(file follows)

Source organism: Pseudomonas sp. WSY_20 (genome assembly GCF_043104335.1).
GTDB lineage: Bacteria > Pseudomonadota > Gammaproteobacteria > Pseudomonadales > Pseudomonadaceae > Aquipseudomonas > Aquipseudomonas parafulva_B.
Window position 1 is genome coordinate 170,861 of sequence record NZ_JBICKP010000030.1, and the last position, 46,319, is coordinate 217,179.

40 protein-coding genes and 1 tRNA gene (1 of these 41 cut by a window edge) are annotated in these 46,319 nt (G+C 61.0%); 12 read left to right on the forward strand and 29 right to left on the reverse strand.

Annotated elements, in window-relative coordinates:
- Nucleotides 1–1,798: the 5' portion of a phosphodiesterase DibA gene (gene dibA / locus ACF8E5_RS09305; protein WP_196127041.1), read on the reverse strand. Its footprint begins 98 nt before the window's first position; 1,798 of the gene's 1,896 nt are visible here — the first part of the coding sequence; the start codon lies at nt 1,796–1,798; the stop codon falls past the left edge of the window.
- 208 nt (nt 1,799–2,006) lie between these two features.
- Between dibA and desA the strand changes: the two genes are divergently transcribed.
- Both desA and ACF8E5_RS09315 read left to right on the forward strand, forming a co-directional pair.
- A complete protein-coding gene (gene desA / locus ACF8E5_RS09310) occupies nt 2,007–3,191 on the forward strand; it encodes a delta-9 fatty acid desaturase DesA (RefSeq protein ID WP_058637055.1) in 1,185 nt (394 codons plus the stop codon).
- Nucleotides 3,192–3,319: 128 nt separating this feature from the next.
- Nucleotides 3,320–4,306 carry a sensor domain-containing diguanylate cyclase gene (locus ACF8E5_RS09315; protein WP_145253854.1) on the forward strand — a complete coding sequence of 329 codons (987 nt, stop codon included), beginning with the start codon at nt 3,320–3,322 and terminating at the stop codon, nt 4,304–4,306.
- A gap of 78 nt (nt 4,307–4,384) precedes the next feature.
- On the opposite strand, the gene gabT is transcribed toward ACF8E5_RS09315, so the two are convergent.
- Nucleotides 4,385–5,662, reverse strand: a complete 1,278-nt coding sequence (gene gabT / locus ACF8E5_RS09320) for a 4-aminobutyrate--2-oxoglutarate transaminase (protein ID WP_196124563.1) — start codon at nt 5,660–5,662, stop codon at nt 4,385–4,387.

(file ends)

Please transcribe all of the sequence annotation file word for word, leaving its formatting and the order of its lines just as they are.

Source organism: Pseudomonas sp. WSY_20 (genome assembly GCF_043104335.1).
GTDB lineage: Bacteria > Pseudomonadota > Gammaproteobacteria > Pseudomonadales > Pseudomonadaceae > Aquipseudomonas > Aquipseudomonas parafulva_B.
Window position 1 is genome coordinate 170,861 of sequence record NZ_JBICKP010000030.1, and the last position, 46,319, is coordinate 217,179.

40 protein-coding genes and 1 tRNA gene (1 of these 41 cut by a window edge) are annotated in these 46,319 nt (G+C 61.0%); 12 read left to right on the forward strand and 29 right to left on the reverse strand.

Annotated elements, in window-relative coordinates:
- Nucleotides 1–1,798: the 5' portion of a phosphodiesterase DibA gene (gene dibA / locus ACF8E5_RS09305; protein WP_196127041.1), read on the reverse strand. Its footprint begins 98 nt before the window's first position; 1,798 of the gene's 1,896 nt are visible here — the first part of the coding sequence; the start codon lies at nt 1,796–1,798; the stop codon falls past the left edge of the window.
- 208 nt (nt 1,799–2,006) lie between these two features.
- Between dibA and desA the strand changes: the two genes are divergently transcribed.
- Both desA and ACF8E5_RS09315 read left to right on the forward strand, forming a co-directional pair.
- A complete protein-coding gene (gene desA / locus ACF8E5_RS09310) occupies nt 2,007–3,191 on the forward strand; it encodes a delta-9 fatty acid desaturase DesA (RefSeq protein ID WP_058637055.1) in 1,185 nt (394 codons plus the stop codon).
- Nucleotides 3,192–3,319: 128 nt separating this feature from the next.
- Nucleotides 3,320–4,306 carry a sensor domain-containing diguanylate cyclase gene (locus ACF8E5_RS09315; protein WP_145253854.1) on the forward strand — a complete coding sequence of 329 codons (987 nt, stop codon included), beginning with the start codon at nt 3,320–3,322 and terminating at the stop codon, nt 4,304–4,306.
- A gap of 78 nt (nt 4,307–4,384) precedes the next feature.
- On the opposite strand, the gene gabT is transcribed toward ACF8E5_RS09315, so the two are convergent.
- Nucleotides 4,385–5,662, reverse strand: a complete 1,278-nt coding sequence (gene gabT / locus ACF8E5_RS09320) for a 4-aminobutyrate--2-oxoglutarate transaminase (protein ID WP_196124563.1) — start codon at nt 5,660–5,662, stop codon at nt 4,385–4,387.